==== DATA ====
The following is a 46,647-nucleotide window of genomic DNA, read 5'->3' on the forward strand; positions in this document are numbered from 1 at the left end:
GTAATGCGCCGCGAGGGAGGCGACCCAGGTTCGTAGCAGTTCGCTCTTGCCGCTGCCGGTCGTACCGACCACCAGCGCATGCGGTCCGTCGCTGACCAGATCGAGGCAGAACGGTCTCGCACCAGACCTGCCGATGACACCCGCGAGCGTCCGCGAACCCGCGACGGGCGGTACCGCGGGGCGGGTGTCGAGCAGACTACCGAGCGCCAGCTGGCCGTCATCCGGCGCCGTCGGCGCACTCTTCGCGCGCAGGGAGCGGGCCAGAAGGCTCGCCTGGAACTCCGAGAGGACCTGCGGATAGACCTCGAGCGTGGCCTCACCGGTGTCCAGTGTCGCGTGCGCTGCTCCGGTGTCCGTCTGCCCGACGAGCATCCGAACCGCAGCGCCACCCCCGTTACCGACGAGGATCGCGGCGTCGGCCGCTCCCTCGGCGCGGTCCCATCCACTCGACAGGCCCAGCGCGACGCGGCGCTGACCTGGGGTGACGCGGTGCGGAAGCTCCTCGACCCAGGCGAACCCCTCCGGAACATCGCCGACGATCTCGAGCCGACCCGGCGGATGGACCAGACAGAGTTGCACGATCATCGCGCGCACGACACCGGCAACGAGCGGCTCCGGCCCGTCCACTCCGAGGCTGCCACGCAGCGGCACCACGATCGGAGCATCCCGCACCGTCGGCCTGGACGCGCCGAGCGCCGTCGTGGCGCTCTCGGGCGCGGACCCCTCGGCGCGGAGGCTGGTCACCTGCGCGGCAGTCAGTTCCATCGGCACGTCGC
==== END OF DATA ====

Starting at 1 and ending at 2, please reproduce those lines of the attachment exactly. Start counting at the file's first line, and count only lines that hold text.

The following is a 46,647-nucleotide window of genomic DNA, read 5'->3' on the forward strand; positions in this document are numbered from 1 at the left end:
GTAATGCGCCGCGAGGGAGGCGACCCAGGTTCGTAGCAGTTCGCTCTTGCCGCTGCCGGTCGTACCGACCACCAGCGCATGCGGTCCGTCGCTGACCAGATCGAGGCAGAACGGTCTCGCACCAGACCTGCCGATGACACCCGCGAGCGTCCGCGAACCCGCGACGGGCGGTACCGCGGGGCGGGTGTCGAGCAGACTACCGAGCGCCAGCTGGCCGTCATCCGGCGCCGTCGGCGCACTCTTCGCGCGCAGGGAGCGGGCCAGAAGGCTCGCCTGGAACTCCGAGAGGACCTGCGGATAGACCTCGAGCGTGGCCTCACCGGTGTCCAGTGTCGCGTGCGCTGCTCCGGTGTCCGTCTGCCCGACGAGCATCCGAACCGCAGCGCCACCCCCGTTACCGACGAGGATCGCGGCGTCGGCCGCTCCCTCGGCGCGGTCCCATCCACTCGACAGGCCCAGCGCGACGCGGCGCTGACCTGGGGTGACGCGGTGCGGAAGCTCCTCGACCCAGGCGAACCCCTCCGGAACATCGCCGACGATCTCGAGCCGACCCGGCGGATGGACCAGACAGAGTTGCACGATCATCGCGCGCACGACACCGGCAACGAGCGGCTCCGGCCCGTCCACTCCGAGGCTGCCACGCAGCGGCACCACGATCGGAGCATCCCGCACCGTCGGCCTGGACGCGCCGAGCGCCGTCGTGGCGCTCTCGGGCGCGGACCCCTCGGCGCGGAGGCTGGTCACCTGCGCGGCAGTCAGTTCCATCGGCACGTCGC